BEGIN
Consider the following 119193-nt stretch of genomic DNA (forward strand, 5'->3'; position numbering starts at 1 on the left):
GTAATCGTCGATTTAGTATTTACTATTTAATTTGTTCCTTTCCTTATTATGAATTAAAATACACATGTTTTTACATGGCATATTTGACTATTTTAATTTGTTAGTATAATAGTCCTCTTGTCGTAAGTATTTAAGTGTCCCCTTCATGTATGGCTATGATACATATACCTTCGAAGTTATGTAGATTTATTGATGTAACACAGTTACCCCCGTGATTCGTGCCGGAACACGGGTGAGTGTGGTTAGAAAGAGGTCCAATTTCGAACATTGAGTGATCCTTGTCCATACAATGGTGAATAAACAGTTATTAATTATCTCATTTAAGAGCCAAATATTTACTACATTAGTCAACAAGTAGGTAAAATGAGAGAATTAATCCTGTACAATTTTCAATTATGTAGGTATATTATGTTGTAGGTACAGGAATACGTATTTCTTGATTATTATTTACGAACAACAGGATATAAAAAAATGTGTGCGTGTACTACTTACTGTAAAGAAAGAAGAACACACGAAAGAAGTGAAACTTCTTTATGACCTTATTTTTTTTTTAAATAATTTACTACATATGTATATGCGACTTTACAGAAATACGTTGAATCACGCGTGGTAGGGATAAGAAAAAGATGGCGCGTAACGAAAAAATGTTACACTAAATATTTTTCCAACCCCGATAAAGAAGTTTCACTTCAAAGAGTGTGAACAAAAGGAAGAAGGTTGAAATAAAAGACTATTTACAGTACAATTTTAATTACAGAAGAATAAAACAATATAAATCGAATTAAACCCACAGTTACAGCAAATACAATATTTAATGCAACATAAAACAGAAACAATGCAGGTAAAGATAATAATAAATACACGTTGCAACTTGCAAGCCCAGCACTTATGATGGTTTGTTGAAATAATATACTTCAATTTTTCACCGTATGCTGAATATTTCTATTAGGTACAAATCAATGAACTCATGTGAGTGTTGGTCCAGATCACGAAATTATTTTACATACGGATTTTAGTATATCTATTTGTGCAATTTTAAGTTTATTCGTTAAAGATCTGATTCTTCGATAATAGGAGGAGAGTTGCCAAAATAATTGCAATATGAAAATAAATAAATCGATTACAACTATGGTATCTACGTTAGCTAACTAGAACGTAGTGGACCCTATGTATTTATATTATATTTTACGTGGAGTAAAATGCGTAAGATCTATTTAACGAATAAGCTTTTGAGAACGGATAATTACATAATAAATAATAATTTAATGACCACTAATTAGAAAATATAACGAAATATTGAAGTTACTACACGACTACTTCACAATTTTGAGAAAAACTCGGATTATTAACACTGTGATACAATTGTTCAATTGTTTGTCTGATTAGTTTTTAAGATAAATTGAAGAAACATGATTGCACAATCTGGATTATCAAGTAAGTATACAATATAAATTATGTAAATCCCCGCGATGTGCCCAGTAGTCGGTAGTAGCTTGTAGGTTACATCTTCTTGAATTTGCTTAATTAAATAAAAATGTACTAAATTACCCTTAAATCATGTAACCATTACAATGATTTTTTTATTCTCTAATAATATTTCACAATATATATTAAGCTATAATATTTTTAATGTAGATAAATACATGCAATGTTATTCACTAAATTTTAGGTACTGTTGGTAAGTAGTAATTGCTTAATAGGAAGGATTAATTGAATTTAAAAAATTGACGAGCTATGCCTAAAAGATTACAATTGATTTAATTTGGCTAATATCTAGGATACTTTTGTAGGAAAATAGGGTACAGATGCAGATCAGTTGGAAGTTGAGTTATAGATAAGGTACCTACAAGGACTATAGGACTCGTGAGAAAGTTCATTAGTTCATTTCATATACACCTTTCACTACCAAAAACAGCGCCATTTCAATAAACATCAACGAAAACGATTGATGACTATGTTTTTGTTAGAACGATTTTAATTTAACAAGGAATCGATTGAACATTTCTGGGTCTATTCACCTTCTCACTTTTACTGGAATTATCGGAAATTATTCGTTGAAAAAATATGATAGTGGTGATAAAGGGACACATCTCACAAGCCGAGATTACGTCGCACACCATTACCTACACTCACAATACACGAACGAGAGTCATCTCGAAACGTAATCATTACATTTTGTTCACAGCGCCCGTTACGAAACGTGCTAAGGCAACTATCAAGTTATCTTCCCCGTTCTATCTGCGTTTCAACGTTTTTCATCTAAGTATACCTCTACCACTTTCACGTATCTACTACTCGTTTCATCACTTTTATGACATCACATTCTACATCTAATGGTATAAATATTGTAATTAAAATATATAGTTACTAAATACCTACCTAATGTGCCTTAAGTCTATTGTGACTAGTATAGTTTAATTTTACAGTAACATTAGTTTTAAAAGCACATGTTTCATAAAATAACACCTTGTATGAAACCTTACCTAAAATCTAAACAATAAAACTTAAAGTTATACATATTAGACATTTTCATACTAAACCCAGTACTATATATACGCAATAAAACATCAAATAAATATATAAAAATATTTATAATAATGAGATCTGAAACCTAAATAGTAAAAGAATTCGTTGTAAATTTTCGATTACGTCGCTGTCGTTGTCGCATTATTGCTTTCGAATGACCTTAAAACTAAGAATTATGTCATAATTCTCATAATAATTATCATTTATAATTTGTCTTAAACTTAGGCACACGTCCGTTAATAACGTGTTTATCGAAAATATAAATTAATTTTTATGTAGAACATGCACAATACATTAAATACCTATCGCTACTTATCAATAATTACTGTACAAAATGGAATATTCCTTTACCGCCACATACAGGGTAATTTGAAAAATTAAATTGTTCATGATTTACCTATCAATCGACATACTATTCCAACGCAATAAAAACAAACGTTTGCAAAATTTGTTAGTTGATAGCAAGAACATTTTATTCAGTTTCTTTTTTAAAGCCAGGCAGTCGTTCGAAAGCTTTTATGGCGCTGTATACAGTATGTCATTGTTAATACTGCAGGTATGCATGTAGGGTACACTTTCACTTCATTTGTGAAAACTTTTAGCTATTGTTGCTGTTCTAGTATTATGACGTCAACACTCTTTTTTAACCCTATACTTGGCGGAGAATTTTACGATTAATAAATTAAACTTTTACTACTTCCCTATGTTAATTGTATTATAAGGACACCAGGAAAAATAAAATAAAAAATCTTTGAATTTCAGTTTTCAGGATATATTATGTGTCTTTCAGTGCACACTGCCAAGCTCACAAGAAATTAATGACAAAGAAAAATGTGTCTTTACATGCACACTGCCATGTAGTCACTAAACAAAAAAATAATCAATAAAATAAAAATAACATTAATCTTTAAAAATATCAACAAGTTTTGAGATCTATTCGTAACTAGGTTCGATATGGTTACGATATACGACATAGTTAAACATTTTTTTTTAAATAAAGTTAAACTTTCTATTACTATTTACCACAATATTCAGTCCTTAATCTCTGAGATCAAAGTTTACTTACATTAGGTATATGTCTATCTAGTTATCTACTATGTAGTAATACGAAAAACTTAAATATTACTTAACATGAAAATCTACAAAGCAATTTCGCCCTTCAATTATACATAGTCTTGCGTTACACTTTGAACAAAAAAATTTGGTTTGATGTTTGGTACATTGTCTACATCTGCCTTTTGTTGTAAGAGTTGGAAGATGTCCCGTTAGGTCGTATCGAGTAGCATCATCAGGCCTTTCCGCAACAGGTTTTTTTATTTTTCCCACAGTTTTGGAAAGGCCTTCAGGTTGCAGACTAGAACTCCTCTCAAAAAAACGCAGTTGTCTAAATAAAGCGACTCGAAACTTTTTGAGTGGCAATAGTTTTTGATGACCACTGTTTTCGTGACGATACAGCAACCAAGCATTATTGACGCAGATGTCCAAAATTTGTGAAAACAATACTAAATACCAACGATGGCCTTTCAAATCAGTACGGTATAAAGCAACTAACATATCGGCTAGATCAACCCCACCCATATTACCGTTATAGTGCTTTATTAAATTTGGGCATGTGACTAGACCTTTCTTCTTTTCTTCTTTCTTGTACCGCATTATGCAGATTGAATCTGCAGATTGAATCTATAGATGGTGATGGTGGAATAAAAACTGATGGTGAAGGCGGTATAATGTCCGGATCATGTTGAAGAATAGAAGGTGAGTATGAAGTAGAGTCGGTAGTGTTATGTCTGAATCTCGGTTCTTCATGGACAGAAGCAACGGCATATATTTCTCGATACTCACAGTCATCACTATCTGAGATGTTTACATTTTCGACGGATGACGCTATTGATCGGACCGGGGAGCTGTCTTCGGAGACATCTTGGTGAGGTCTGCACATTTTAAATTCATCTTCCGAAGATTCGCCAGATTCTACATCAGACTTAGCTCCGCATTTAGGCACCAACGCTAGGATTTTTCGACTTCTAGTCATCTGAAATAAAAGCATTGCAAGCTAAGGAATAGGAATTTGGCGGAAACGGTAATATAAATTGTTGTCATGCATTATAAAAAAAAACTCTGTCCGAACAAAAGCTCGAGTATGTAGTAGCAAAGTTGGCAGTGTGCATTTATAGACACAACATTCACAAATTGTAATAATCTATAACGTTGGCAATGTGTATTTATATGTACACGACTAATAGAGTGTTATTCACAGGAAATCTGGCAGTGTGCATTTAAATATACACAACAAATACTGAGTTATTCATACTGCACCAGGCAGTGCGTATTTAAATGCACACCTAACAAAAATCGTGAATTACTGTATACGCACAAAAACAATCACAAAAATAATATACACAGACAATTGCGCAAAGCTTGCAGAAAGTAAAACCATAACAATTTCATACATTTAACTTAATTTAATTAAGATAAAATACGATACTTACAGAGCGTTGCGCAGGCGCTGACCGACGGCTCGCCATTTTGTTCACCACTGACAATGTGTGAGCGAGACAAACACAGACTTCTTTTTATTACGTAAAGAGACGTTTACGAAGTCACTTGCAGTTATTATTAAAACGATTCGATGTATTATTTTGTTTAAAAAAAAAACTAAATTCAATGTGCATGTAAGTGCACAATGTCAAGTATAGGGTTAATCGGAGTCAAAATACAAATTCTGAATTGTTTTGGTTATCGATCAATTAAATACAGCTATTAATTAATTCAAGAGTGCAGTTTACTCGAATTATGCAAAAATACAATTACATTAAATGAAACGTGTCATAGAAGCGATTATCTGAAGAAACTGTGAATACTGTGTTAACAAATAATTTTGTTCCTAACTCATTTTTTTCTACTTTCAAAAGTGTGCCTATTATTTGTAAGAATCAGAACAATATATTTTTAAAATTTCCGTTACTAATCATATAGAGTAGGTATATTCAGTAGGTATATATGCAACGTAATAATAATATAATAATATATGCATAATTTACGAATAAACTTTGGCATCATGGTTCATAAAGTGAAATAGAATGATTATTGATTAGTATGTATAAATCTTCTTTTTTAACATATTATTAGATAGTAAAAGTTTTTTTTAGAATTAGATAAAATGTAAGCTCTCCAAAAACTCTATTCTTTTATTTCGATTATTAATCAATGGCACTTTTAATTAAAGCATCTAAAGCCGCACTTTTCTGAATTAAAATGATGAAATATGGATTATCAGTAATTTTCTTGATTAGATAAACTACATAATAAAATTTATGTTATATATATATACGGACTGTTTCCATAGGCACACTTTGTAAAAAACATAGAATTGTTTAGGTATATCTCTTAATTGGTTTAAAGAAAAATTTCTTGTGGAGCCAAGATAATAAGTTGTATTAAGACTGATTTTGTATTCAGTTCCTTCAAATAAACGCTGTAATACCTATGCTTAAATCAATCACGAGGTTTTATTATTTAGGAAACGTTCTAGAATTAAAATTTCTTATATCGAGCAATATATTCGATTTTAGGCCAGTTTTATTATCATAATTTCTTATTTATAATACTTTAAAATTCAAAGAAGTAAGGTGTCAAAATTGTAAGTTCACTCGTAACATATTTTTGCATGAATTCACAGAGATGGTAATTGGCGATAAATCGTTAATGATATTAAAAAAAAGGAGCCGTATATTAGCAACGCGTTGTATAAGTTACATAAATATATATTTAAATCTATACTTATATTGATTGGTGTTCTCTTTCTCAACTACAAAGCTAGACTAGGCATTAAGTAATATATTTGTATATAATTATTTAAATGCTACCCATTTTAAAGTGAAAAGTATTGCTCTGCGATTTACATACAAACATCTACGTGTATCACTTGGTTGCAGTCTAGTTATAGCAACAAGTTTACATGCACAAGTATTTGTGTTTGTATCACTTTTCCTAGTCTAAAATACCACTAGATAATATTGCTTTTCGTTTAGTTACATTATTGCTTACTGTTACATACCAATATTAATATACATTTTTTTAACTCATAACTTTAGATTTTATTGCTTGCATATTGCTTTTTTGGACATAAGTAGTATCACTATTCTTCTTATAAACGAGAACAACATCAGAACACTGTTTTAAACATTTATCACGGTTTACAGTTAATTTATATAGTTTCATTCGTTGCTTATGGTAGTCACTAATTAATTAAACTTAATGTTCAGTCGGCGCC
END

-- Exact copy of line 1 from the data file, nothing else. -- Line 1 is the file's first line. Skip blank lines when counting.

Consider the following 119193-nt stretch of genomic DNA (forward strand, 5'->3'; position numbering starts at 1 on the left):